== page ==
“Mary Baker Eddy’s Support for Emancipation”
Mary Baker Eddy Library, The. “Mary Baker Eddy’s Support for Emancipation.” Released 11 February 2022.
Throughout the Civil War, Mary Baker Eddy maintained contact with two Union Army generals: Benjamin F. Butler and John C. Fremont. In her writings and correspondence, she praised their efforts in supporting the emancipation of slaves. For example, the article notes that in 1861, Eddy wrote to Butler in support of his efforts to free the slave workers at Fort Monroe, Virginia. Butler called them contraband of war and thus not to be returned to their Confederate masters. After her correspondence with Butler, Eddy’s interest shifted to Fremont who was inspired by Butler’s successes. Eddy was moved to write a poem to General Fremont in support of his failed efforts to free the slaves of Confederates in his state of Missouri. Along with maintaining this correspondence throughout the Civil War, Eddy also drafted a petition and collected the signatures of other women who supported the cause of emancipation.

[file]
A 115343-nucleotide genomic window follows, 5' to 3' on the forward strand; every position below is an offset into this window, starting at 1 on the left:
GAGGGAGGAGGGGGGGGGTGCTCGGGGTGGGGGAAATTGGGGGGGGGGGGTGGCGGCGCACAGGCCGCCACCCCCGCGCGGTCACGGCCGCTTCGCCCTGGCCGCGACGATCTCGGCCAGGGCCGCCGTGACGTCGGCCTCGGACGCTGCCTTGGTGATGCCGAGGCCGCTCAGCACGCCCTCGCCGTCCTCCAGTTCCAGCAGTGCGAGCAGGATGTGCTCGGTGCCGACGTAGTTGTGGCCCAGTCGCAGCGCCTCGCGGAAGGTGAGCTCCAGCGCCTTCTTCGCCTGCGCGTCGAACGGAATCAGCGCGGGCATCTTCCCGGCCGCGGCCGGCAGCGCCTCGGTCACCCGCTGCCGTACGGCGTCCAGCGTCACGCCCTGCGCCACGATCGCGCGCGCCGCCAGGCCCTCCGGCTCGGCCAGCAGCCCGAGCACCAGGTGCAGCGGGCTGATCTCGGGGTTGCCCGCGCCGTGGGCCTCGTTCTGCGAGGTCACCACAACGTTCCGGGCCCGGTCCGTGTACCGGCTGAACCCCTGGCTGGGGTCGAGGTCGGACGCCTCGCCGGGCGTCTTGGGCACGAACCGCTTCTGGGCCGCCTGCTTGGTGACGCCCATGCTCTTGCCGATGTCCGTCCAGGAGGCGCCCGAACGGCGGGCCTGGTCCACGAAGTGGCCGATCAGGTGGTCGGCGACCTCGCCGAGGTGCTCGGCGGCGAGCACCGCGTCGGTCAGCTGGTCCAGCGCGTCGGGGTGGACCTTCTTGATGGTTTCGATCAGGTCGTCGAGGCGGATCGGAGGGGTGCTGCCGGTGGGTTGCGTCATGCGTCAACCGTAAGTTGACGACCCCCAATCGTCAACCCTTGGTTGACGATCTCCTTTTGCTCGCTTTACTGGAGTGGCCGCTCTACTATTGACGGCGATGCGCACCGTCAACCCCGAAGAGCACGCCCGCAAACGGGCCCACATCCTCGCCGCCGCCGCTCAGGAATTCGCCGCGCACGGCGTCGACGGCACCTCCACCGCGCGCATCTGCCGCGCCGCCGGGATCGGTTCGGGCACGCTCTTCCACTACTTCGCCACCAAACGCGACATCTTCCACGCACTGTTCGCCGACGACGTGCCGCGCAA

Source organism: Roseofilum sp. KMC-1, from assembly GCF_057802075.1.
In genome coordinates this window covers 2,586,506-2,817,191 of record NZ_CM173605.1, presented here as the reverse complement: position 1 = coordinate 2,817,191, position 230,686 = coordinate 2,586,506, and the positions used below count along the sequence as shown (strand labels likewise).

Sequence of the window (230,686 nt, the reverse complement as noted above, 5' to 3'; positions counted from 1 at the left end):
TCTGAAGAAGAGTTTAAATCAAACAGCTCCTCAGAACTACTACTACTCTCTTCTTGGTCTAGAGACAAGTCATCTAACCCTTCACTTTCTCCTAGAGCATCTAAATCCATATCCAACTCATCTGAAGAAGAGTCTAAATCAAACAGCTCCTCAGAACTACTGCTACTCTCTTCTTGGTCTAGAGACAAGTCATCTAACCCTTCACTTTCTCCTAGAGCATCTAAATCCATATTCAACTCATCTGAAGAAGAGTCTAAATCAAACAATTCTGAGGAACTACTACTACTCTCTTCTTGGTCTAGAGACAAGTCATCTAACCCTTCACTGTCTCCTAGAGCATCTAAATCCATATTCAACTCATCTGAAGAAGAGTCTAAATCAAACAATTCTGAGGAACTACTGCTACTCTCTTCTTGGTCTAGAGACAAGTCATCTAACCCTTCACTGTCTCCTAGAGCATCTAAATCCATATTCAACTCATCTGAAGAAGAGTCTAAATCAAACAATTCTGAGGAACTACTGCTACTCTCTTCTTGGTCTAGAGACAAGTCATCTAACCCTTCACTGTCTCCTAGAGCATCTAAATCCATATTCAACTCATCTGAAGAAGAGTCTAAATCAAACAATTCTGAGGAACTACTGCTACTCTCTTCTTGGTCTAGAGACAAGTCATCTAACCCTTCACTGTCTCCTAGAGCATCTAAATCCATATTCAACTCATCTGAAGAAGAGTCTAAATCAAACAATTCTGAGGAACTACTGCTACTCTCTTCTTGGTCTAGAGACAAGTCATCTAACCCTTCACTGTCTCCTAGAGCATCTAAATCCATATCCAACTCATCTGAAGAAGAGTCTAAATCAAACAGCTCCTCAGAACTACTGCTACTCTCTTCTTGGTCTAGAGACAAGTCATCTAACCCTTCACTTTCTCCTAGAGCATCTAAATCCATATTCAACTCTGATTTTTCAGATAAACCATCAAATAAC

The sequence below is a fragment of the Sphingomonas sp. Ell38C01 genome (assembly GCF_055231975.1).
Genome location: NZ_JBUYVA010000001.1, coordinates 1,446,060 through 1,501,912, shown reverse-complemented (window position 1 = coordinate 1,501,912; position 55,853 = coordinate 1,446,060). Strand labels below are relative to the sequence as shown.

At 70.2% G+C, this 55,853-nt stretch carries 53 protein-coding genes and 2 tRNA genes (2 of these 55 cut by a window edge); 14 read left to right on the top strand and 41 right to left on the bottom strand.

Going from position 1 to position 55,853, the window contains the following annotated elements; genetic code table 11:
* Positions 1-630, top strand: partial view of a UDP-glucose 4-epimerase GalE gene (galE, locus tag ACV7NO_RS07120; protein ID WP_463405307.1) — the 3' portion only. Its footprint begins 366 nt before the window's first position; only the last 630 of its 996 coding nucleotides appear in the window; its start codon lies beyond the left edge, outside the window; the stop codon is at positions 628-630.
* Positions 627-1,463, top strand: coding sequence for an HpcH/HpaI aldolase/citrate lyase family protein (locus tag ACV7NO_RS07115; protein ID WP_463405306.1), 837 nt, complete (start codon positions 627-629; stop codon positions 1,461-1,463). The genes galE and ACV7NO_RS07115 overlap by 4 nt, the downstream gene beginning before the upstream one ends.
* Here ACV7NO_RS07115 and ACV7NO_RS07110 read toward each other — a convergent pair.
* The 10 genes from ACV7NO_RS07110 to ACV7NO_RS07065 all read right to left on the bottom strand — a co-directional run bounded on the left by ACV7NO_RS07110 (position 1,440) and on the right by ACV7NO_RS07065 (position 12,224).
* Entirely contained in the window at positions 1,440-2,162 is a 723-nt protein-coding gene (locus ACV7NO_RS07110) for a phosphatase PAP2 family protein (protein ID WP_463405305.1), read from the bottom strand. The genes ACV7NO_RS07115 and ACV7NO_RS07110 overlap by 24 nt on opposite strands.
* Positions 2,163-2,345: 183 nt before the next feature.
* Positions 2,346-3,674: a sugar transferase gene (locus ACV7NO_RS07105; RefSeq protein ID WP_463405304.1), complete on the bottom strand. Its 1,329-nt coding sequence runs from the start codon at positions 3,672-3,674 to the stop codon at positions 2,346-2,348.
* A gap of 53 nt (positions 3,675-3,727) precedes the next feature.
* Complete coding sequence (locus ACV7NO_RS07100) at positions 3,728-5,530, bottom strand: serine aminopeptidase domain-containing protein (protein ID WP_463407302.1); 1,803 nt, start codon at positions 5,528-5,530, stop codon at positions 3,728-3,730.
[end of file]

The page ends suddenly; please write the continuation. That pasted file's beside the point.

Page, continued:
View this article on The Mary Baker Eddy Library website.
See also annotations:
“Four American Prophets Confront Slavery: Joseph Smith, William Miller, Ellen G. White and Mary Baker Eddy” by Newell G. Bringhurst
“Mary Baker Eddy’s Convictions on Slavery” by The Mary Baker Eddy Library